Vitamin D Test


The Vitamin D Test measures the amount of this important nutrient in your blood.

 Vitamin D, like all nutrients, is essential for life. Our bodies need it from our environment (sunlight and food in this case) to function.  Due to its anti-inflammatory, antioxidant, and neuroprotective characteristics, it helps the immune system, muscles, and brain cells to work correctly. Although Vitamin D isn't present naturally in many foods, it can be obtained from fatty fish such as salmon, mackerel and sardines, and fortified milk and cereal.

Higher Vitamin D levels have been linked to improved (ICONs needed):


Brain Health


Heart Health


Immune Health and Support


Bone Health


What we measure

Nicknamed the “sunshine vitamin”, direct sunlight turns molecules in your skin into an active form of Vitamin D, allowing your body to produce it as well (calciferol). The quantity of Vitamin D created by your skin can depend on the hour of the day, skin colour and seasonal changes, typically producing less during the winter months.

Many older persons cannot absorb Vitamin D because they are not exposed to sunlight regularly.

 A blood test is the most accurate way to determine your Vitamin D status. If levels fall below 32 ng/mL, a supplement can easily bring them back to optimal levels. Utilising our innovative home-based blood testing kit, we can analyse multiple blood biomarkers to monitor your Vitamin D levels and give you individualised, science-based, quality solutions for your best health or performance.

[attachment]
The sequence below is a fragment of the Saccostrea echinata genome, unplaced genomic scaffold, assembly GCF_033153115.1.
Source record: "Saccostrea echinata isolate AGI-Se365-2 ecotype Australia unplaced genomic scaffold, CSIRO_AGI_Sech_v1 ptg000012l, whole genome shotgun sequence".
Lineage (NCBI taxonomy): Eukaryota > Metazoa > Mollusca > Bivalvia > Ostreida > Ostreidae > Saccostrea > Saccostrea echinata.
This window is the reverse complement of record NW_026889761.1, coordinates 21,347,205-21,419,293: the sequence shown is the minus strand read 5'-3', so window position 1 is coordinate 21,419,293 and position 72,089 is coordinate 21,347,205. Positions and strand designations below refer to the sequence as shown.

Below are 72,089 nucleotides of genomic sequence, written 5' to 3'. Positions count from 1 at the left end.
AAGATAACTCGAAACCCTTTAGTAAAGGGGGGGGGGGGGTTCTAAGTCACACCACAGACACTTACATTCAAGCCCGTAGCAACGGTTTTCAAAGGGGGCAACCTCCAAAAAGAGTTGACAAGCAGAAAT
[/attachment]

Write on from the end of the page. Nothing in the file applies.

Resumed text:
Did you know?

Getting enough Vitamin D may also play a role in helping to keep you healthy by protecting against the following conditions and possibly helping to treat them, including:

  • Heart disease and high blood pressure.
  • Infections and immune system disorders.
  • Mood swings and depression.
  • Lack of energy.
  • Falls in older people.
  • Colon, prostate and breast cancer
  • Multiple sclerosis

 Without proper Vitamin D intake, your bones can become soft, thin, and brittle and can lead to osteoporosis in some cases. Getting sufficient Vitamin D through proper supplementation may be required if you do not acquire enough Vitamin D from sunlight or dietary sources.

Optimise your vitamin D levels in three easy steps

1 Measure

Exposure to sunlight, eating vitamin D-rich foods and taking supplements does not guarantee that your blood level will be in the desirable range — it must be measured.

2 Modify

Vitamin D test results will give you the information you need to personalise intake.

3 Monitor

Confirm your Vitamin D level has improved with dietary changes by re-testing every 3-4 months.


Order: Choose the test service you would like. The sample collection kit typically arrives in 3 to 5 days.

Collect Sample: Follow the simple kit instructions to collect your blood sample from the comfort of home. Once you collect your sample, mail it back to our lab using the pre-paid envelope.